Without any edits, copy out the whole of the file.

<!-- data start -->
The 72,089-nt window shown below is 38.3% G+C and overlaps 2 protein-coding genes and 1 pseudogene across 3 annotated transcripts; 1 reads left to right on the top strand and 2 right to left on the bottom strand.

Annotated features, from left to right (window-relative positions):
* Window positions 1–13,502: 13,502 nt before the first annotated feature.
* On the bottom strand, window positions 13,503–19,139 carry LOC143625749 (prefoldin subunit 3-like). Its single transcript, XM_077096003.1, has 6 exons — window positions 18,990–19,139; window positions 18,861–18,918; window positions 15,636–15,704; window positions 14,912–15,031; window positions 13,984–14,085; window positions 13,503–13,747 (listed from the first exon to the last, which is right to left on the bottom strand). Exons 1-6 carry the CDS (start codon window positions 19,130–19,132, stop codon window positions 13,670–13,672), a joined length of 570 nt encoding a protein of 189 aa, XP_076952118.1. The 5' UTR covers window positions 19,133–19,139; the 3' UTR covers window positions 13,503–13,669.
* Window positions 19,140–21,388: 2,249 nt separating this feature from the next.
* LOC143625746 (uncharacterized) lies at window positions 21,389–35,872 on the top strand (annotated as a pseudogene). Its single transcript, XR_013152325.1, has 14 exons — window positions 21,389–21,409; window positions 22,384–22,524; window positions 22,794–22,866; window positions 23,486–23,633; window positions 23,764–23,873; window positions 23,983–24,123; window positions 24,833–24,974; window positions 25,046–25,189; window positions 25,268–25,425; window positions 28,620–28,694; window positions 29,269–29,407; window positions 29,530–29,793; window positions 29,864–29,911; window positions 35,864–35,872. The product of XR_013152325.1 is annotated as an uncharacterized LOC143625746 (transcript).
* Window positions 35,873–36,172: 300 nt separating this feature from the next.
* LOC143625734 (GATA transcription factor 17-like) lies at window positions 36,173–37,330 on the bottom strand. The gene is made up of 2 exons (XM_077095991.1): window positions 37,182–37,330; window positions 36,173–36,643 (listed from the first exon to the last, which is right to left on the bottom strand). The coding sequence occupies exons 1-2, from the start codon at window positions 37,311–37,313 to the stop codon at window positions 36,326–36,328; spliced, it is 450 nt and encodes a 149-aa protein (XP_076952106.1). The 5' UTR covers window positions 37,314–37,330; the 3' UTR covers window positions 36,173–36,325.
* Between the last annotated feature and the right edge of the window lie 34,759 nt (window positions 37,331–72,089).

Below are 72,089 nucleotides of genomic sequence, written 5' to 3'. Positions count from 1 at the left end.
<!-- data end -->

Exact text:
The 72,089-nt window shown below is 38.3% G+C and overlaps 2 protein-coding genes and 1 pseudogene across 3 annotated transcripts; 1 reads left to right on the top strand and 2 right to left on the bottom strand.

Annotated features, from left to right (window-relative positions):
* Window positions 1–13,502: 13,502 nt before the first annotated feature.
* On the bottom strand, window positions 13,503–19,139 carry LOC143625749 (prefoldin subunit 3-like). Its single transcript, XM_077096003.1, has 6 exons — window positions 18,990–19,139; window positions 18,861–18,918; window positions 15,636–15,704; window positions 14,912–15,031; window positions 13,984–14,085; window positions 13,503–13,747 (listed from the first exon to the last, which is right to left on the bottom strand). Exons 1-6 carry the CDS (start codon window positions 19,130–19,132, stop codon window positions 13,670–13,672), a joined length of 570 nt encoding a protein of 189 aa, XP_076952118.1. The 5' UTR covers window positions 19,133–19,139; the 3' UTR covers window positions 13,503–13,669.
* Window positions 19,140–21,388: 2,249 nt separating this feature from the next.
* LOC143625746 (uncharacterized) lies at window positions 21,389–35,872 on the top strand (annotated as a pseudogene). Its single transcript, XR_013152325.1, has 14 exons — window positions 21,389–21,409; window positions 22,384–22,524; window positions 22,794–22,866; window positions 23,486–23,633; window positions 23,764–23,873; window positions 23,983–24,123; window positions 24,833–24,974; window positions 25,046–25,189; window positions 25,268–25,425; window positions 28,620–28,694; window positions 29,269–29,407; window positions 29,530–29,793; window positions 29,864–29,911; window positions 35,864–35,872. The product of XR_013152325.1 is annotated as an uncharacterized LOC143625746 (transcript).
* Window positions 35,873–36,172: 300 nt separating this feature from the next.
* LOC143625734 (GATA transcription factor 17-like) lies at window positions 36,173–37,330 on the bottom strand. The gene is made up of 2 exons (XM_077095991.1): window positions 37,182–37,330; window positions 36,173–36,643 (listed from the first exon to the last, which is right to left on the bottom strand). The coding sequence occupies exons 1-2, from the start codon at window positions 37,311–37,313 to the stop codon at window positions 36,326–36,328; spliced, it is 450 nt and encodes a 149-aa protein (XP_076952106.1). The 5' UTR covers window positions 37,314–37,330; the 3' UTR covers window positions 36,173–36,325.
* Between the last annotated feature and the right edge of the window lie 34,759 nt (window positions 37,331–72,089).

Below are 72,089 nucleotides of genomic sequence, written 5' to 3'. Positions count from 1 at the left end.